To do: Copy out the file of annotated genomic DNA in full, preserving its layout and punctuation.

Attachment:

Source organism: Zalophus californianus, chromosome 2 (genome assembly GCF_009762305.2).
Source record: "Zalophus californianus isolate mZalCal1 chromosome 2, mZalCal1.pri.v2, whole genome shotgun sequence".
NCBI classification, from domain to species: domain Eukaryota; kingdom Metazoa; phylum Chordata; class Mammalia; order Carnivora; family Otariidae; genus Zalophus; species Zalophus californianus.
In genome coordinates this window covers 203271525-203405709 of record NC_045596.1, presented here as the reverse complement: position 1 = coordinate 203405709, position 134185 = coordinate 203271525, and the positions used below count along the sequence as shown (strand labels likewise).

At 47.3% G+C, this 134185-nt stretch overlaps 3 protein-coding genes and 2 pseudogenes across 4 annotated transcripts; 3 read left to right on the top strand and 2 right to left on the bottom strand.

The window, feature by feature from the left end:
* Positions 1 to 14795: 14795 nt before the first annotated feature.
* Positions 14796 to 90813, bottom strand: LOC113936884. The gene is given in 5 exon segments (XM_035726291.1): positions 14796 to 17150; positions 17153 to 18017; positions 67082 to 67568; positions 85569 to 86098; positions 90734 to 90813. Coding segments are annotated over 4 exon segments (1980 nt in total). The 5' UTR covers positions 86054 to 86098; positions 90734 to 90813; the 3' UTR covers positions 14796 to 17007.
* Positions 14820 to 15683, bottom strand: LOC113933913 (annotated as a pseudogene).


Source organism: Zalophus californianus, chromosome 2 (genome assembly GCF_009762305.2).
Source record: "Zalophus californianus isolate mZalCal1 chromosome 2, mZalCal1.pri.v2, whole genome shotgun sequence".
NCBI classification, from domain to species: domain Eukaryota; kingdom Metazoa; phylum Chordata; class Mammalia; order Carnivora; family Otariidae; genus Zalophus; species Zalophus californianus.
In genome coordinates this window covers 203271525-203405709 of record NC_045596.1, presented here as the reverse complement: position 1 = coordinate 203405709, position 134185 = coordinate 203271525, and the positions used below count along the sequence as shown (strand labels likewise).

At 47.3% G+C, this 134185-nt stretch overlaps 3 protein-coding genes and 2 pseudogenes across 4 annotated transcripts; 3 read left to right on the top strand and 2 right to left on the bottom strand.

The window, feature by feature from the left end:
* Positions 1 to 14795: 14795 nt before the first annotated feature.
* Positions 14796 to 90813, bottom strand: LOC113936884. The gene is given in 5 exon segments (XM_035726291.1): positions 14796 to 17150; positions 17153 to 18017; positions 67082 to 67568; positions 85569 to 86098; positions 90734 to 90813. Coding segments are annotated over 4 exon segments (1980 nt in total). The 5' UTR covers positions 86054 to 86098; positions 90734 to 90813; the 3' UTR covers positions 14796 to 17007.
* Positions 14820 to 15683, bottom strand: LOC113933913 (annotated as a pseudogene).